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MWRD’s DUMP Hotline answers 23 years of calls, reduces water contamination

In 1989, the MWRD instituted a 24 hour 1-800-332-DUMP hotline to receive and investigate reports of dumping.

 

Even after the Clean Water Act was implemented in 1972, companies, businesses and some individuals continued to dump toxic waste into area waterways and sewers, rarely facing consequences or penalties.

The Metropolitan Water Reclamation District of Greater Chicago (MWRD) recognized that through public participation, violators could be stopped. In 1989, the MWRD instituted a 24 hour 1-800-332-DUMP hotline, and since then, thousands of calls have been received and investigated.

“The hotline has definitely reduced contamination in the waterways, saved fish and wildlife, and limited damage to the biological processes of our wastewater treatment facilities,” said Commissioner Frank Avila, Chairman of the MWRD Industrial Waste & Water Pollution Committee. “Whether the release is deliberate or accidental, the hotline makes it easy for the public to anonymously report instances of water pollution.”

MWRD systems dispatchers monitor the hotline from the MWRD control room in Chicago. If a caller is reporting a dump or spill into a sewer or into a Chicago area waterway, the dispatcher refers the call to the MWRD’s Industrial Waste Division and a pollution control officer immediately launches an investigation.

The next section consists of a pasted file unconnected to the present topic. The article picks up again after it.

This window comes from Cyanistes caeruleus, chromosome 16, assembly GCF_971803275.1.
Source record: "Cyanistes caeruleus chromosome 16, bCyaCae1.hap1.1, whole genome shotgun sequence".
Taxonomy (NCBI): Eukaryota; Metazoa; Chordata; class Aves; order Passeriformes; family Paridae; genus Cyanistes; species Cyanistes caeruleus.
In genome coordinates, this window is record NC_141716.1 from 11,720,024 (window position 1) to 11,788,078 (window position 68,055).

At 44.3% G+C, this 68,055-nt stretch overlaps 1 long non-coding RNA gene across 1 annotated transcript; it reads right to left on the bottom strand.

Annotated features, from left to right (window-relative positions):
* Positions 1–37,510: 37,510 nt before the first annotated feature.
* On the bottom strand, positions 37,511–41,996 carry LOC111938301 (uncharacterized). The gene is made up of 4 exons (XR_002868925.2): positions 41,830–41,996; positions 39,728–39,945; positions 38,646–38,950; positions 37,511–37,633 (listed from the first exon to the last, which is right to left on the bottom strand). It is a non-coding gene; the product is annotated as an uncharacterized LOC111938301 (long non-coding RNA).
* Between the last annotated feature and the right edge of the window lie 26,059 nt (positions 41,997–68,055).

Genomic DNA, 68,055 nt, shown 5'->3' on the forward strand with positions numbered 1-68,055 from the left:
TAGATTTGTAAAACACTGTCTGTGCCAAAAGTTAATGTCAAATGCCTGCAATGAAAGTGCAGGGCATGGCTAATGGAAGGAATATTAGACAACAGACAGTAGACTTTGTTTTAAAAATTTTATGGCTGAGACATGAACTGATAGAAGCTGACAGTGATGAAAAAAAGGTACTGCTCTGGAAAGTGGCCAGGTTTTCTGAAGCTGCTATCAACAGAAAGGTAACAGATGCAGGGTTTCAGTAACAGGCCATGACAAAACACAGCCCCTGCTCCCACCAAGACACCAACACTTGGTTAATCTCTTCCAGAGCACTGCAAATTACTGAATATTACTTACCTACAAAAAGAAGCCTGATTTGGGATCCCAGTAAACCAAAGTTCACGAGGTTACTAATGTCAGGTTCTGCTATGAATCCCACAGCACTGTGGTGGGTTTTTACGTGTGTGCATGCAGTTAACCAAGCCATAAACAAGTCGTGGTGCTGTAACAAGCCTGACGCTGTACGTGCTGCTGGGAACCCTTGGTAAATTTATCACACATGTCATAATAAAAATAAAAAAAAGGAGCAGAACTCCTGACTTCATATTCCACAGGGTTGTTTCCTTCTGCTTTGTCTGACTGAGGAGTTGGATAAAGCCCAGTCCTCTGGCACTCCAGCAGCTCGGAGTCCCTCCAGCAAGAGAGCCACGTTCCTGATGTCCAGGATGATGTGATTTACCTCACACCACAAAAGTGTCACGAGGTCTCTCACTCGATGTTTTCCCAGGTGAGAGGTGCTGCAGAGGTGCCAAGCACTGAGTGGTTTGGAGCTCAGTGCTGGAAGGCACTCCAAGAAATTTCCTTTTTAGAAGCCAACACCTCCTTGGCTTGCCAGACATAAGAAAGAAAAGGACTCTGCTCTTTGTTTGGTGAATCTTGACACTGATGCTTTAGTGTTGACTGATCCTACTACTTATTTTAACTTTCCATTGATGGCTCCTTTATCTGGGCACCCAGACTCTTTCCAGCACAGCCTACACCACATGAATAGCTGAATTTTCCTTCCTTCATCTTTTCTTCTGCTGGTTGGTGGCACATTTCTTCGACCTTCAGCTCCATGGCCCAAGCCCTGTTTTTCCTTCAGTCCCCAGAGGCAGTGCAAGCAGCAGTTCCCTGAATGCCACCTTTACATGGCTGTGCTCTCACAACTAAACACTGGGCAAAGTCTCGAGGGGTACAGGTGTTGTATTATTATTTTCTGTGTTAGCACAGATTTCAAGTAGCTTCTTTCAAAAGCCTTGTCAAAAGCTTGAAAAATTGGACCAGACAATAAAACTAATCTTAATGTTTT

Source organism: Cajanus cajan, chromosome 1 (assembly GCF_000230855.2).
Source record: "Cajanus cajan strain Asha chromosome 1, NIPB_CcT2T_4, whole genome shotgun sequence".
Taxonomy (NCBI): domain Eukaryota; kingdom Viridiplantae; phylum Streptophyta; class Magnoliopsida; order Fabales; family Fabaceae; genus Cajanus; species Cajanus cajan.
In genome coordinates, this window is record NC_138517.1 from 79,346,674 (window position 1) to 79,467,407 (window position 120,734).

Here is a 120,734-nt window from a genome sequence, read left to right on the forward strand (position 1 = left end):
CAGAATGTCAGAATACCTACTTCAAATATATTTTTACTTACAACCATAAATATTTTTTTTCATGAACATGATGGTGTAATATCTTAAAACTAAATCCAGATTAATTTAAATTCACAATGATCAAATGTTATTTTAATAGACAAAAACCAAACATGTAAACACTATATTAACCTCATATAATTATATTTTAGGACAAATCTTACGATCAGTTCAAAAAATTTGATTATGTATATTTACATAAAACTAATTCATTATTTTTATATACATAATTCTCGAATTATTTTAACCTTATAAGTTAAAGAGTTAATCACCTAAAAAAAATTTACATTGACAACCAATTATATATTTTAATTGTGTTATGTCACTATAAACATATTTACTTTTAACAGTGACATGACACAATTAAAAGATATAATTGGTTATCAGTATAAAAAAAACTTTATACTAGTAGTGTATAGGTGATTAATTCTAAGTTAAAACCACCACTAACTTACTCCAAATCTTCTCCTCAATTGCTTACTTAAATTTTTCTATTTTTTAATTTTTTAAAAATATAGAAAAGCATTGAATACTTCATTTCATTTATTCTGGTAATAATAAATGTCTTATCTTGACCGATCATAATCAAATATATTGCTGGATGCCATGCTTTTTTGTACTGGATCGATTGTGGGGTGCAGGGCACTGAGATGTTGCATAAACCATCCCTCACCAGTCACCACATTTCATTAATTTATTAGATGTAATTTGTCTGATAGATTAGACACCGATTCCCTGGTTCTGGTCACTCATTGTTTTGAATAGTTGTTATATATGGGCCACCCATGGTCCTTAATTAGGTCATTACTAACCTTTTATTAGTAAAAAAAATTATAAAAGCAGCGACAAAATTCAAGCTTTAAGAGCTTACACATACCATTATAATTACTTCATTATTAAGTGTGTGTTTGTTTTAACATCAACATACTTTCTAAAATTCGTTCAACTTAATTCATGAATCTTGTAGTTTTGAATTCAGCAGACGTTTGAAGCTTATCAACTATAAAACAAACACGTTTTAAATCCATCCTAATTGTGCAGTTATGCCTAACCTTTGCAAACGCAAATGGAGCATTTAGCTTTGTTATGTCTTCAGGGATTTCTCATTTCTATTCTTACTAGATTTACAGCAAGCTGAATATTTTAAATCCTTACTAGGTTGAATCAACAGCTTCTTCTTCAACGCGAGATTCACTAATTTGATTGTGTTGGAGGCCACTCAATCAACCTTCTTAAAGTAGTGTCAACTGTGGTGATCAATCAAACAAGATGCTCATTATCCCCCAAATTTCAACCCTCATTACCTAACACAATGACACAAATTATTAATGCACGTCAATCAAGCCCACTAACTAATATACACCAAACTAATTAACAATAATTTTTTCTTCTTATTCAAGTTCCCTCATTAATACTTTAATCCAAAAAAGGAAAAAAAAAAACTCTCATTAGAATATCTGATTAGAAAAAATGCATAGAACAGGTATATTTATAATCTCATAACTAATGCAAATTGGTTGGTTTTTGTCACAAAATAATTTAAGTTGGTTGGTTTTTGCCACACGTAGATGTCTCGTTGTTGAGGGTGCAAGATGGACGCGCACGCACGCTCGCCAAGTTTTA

The officers strive to complete their investigation within five business days. Some cases may be open longer due to the nature of the event and the involvement of other agencies. Depending upon the circumstances, services may be needed from the Illinois Department of Natural Resources, the Illinois Environmental Protection Agency, the U.S. Environmental Protection Agency, or the U.S. Coast Guard.

The hotline also receives calls that are unrelated to illegal dumping. These calls are transferred to the appropriate contact within the MWRD for follow-up action.

“The MWRD’s pollution control officers have greatly reduced occurrences of dumping and have worked hard to assure that chemical wastes are disposed of in an environmentally-responsible way and in compliance with federal, state and local laws,” said Commissioner Avila.

Our water environment…Take it personally!

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